Anyone who has studied British history and knows of the reformation period will know there is more at stake over the long term than meets the eye at present. I have been thinking about this theme of a “Marketing Reformation” lately and will have more to say on it soon.
I just hit the double-digits in my podcast efforts and this one is special because it is all about the future of email. Also, I had a bunch of great audio comments from listeners that drives the bulk of the show.
Check out The Client Side Episode #` 10 and don’t forget to call in at 1 206 666 2242 and have your voice heard too.
Sidenote: I just found out (unfortunately a little too late for this episode) how to get better sounding audio comments and get rid of that crappy tincan sound that has been bugging me when people call in. Thanks to Mitch Joel who has had a lot of practice with the dozens of great comments he gets from all over the planet. The fun part of podcasting is learning and sharing. Maybe I should have gone to a few more sessions at PodCamp Toronto last week!
This is a special episode dedicated to email marketing.
This episode coincides with the release of the CMA – Canadian Marketing Association’s Guide to Email Marketing and a breakfast seminar that I will moderate on Wed March 7th titled “Optimizing Email for Better Results“. Panellists at the seminar called in and shared what they will cover in their presentations and we have lots of comments that drive the discussion on episode 10.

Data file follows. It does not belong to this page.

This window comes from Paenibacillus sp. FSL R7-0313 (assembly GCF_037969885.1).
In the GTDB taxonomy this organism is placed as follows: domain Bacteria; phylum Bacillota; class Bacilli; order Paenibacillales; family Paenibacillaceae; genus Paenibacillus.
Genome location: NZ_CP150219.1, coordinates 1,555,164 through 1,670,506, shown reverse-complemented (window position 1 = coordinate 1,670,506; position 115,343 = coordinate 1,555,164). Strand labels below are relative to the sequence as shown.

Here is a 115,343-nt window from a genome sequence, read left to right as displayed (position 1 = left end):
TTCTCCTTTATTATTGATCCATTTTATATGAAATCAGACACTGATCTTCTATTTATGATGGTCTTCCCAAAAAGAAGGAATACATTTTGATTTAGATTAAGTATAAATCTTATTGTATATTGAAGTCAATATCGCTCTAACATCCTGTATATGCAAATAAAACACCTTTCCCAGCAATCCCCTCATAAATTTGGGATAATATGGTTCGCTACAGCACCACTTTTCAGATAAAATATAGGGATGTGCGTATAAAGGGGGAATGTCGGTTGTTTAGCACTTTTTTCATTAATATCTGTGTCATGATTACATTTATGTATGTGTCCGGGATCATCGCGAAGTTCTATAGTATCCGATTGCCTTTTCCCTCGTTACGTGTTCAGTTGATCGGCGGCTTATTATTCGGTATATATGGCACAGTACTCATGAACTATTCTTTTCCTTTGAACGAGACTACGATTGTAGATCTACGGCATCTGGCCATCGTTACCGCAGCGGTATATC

Is email alive and well? What will happen when the generation that grew up digital hits the workforce and becomes a driver of the economy? As marketers how will we adapt? Should we continue to focus on email and, if so, what areas must we address to keep email communications relevant and engaging in the face of rapid change?
Lots of great commentary and conversation in today’s episode, take a listen. In the News and Adjust the Pitch will be back for episode 11.
Call 1 206 666 2242 and share your thoughts.
- 00:00 Intro Music.
- 01:08 My favorite qutoes – William Gibson, author of Pattern Recognition.
- 01:22 It’s all about email.
- 01:55 Personal milestone – hitting the double digits in episodes.
- 3:40 CMA Guide to Email Marketing: Background.
- 8:05 Comment: Sulemaan Ahmed of Sears Travel on his CMA presentation..
- 12:15 Comment: Scott Jamieson of SJR Consulting on his CMA presentation.
- 14:52 Comment: Randy Litchfield of Inbox Marketer on his CMA presentation.
- 20:05 Comment: June MacDonald of RIM, and Being Direct on email marketing, PodCamp Toronto and MySpace.
- 26:44 Comment: Kathryn Lagden of AIMS, on Facebook and managing to find new blogs to read and podcasts to listen to.
- 20:05 Comment: Bryan Person of New Comm Road and Monster on email content and supplemental channel development.
- 38:52 Blog Comments from Jon Lax, Paula Skaper and Stefan Eyram.
- 43:24 Blog Post from John Wall of The M Show and Ronin Marketeer answers all my questions I put out to CAPOW.
- 46:00 Wrap up: My thoughts on email and a brief overview of The CMA’s Guide to Email Marketing.
- 43:24 Outro Music (Full Song), “The Only Difference Between Martyrdom and Suicide is Press Poverage” by Panic at the Disco.
As always, call 1 206 666 2242 let me know what you are thinking.
Intro Music – Remember by Black Lab
Transition music – Forever by Derek Chafin
Download Episode # 10 – The Special Email Marketing edition